What do you see when you think of Jesus?
Fair skin, long brownish hair, beard and mustache, sort of an effeminate-looking face?
For whatever reason—I think because of a picture that was in the center of my Dad’s Bible when I was young—that’s what I think of.
He’s never smiling in my imagination, and I have to try hard to think of his face marked by laughter.
It’s not that I think of him as angry, because I can’t visualize that very well either. In fact, he hardly ever shows any emotion at all. He’s solemn, stoic.
I doubt my imagination is accurate. Here are a few thoughts:
1. He was tougher than those pictures. As a carpenter, he worked with his hands, probably with stones and chisels and hammers. If you had examined the Lord’s hands you would’ve found callouses, and his shoulders would be hardened by months of swinging a hammer and picking up stones.
2. He probably laughed more than we think. He performed his first miracle at a wedding, a place of laughing and rejoicing. Children—usually frightened by stern unsmiling men—were drawn to him. I doubt Jesus held those babies without smiling at them.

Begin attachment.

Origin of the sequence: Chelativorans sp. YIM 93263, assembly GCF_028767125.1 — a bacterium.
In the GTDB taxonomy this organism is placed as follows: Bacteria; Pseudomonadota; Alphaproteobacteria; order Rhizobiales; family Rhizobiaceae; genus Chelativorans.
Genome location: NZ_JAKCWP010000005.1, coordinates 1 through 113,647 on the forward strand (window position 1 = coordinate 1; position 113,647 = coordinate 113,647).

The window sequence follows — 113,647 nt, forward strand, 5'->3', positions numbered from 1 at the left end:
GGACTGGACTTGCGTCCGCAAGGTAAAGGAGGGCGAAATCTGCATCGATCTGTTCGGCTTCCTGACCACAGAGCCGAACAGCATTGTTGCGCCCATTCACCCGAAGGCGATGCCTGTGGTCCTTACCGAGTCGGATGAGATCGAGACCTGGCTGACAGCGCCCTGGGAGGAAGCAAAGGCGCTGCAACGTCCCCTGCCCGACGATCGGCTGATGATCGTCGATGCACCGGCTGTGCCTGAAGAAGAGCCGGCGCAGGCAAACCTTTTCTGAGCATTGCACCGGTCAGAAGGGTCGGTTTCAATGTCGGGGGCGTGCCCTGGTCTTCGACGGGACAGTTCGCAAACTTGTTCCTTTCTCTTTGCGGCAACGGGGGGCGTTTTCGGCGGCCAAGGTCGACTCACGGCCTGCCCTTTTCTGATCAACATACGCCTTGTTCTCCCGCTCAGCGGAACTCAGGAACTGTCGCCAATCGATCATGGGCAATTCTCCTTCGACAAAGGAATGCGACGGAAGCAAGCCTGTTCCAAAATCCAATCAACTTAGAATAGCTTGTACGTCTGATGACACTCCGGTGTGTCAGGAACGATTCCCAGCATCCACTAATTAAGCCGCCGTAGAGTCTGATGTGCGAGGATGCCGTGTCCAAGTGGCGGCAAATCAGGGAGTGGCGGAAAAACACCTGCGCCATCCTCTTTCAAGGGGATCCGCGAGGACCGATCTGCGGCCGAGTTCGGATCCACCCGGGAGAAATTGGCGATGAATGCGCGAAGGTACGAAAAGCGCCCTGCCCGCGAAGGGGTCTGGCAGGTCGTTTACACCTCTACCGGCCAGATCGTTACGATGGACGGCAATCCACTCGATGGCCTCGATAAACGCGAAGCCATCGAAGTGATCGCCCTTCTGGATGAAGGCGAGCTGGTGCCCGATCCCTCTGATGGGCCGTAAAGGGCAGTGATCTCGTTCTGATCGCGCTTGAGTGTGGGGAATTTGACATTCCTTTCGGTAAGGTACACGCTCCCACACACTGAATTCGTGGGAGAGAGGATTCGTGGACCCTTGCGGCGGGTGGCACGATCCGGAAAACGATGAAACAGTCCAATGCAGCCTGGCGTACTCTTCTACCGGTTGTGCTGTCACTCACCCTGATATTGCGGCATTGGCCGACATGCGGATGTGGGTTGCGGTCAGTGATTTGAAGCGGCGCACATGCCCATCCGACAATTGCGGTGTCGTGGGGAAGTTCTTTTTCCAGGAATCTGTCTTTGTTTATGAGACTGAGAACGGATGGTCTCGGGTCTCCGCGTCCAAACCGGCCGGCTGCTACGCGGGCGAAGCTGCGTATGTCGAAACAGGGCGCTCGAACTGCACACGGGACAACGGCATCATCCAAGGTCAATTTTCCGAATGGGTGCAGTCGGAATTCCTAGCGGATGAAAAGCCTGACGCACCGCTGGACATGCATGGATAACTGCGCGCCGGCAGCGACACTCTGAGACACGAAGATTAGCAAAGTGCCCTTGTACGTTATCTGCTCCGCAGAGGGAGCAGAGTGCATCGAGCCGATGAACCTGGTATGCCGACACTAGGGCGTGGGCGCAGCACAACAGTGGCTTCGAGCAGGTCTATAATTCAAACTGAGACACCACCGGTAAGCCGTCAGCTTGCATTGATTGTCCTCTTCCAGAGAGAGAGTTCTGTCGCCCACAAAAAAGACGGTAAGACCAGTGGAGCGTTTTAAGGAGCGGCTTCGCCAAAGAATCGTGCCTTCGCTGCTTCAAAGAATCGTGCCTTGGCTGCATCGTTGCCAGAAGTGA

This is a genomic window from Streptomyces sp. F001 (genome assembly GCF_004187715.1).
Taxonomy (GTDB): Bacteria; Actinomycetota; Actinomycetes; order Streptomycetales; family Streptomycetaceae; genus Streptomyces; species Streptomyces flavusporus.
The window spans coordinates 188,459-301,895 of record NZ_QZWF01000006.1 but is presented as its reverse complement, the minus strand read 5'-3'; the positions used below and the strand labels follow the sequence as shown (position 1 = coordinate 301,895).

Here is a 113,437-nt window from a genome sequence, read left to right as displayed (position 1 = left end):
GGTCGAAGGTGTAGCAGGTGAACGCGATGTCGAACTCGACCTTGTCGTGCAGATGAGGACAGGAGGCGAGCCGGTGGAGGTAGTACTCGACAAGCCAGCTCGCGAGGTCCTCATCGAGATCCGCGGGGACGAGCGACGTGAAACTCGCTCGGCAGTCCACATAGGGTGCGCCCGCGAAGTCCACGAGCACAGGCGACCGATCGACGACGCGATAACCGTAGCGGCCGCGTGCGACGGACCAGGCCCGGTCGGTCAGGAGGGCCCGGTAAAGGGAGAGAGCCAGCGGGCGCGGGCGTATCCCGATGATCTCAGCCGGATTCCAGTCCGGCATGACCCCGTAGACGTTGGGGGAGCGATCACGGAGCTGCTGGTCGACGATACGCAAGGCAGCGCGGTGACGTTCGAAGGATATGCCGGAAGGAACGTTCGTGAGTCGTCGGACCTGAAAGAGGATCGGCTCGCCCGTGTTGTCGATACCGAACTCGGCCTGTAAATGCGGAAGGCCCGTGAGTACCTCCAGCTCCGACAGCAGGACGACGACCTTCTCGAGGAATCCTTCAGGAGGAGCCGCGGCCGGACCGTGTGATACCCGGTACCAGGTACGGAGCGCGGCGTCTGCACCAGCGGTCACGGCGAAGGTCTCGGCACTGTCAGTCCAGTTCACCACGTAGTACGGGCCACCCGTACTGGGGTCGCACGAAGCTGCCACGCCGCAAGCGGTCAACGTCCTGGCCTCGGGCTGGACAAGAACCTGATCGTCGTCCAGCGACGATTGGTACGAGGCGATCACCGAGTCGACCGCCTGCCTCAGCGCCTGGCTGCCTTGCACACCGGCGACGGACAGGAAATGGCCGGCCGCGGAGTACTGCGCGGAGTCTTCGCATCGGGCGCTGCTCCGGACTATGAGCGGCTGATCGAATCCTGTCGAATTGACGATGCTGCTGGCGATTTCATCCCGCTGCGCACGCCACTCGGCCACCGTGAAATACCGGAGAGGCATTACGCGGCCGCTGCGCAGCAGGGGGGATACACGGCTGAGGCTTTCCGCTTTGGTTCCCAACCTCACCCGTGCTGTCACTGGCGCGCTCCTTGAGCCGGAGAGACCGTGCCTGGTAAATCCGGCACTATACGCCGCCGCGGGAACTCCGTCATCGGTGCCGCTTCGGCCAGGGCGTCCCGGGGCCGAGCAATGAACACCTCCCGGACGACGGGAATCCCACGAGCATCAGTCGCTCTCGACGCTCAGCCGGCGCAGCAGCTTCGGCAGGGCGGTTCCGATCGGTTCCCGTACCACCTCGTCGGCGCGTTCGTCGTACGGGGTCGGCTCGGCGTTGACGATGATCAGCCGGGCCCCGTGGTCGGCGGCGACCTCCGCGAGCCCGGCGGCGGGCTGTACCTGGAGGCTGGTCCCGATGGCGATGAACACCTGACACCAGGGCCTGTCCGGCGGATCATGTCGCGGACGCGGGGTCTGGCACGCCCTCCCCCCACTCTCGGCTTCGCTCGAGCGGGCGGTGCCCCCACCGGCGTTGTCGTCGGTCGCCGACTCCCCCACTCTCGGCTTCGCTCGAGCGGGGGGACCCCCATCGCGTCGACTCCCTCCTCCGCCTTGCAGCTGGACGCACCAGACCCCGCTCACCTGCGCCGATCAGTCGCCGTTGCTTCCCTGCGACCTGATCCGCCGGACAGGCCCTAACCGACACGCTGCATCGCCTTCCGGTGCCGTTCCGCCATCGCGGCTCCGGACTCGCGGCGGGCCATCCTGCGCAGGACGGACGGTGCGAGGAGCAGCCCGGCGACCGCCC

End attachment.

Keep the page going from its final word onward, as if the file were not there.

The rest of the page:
3. He got hot under the collar. Jesus didn’t stoically face the corruption of his world. He wasn’t the passive, let-things-slide kind of teacher that seems to be reflected in many paintings. He ran the moneychangers out of the temple courtyard, and he excoriated the “scribes and Pharisees, hypocrites” in Matthew 23.
He was someone who faced all the temptations that we face. He had normal human emotions. He probably got tickled sometimes, and at other times he had to fight to keep his temper under control.
Sometimes I fear we’ve been so afraid of neglecting his divinity that we’ve forgotten his humanity.
He got upset, tired, mad, confused, and frustrated.
He laughed, scowled, and cried.
He was a person like us.
That’s why—when he faced all of life’s temptations without sinning—he was qualified to take humanity’s place on the cross.
Because he was a man, he could take your place, my place.
And he saved us.
And the Word became flesh and dwelt among us, and we have seen his glory, glory as of the only Son from the Father, full of grace and truth (John 1:14).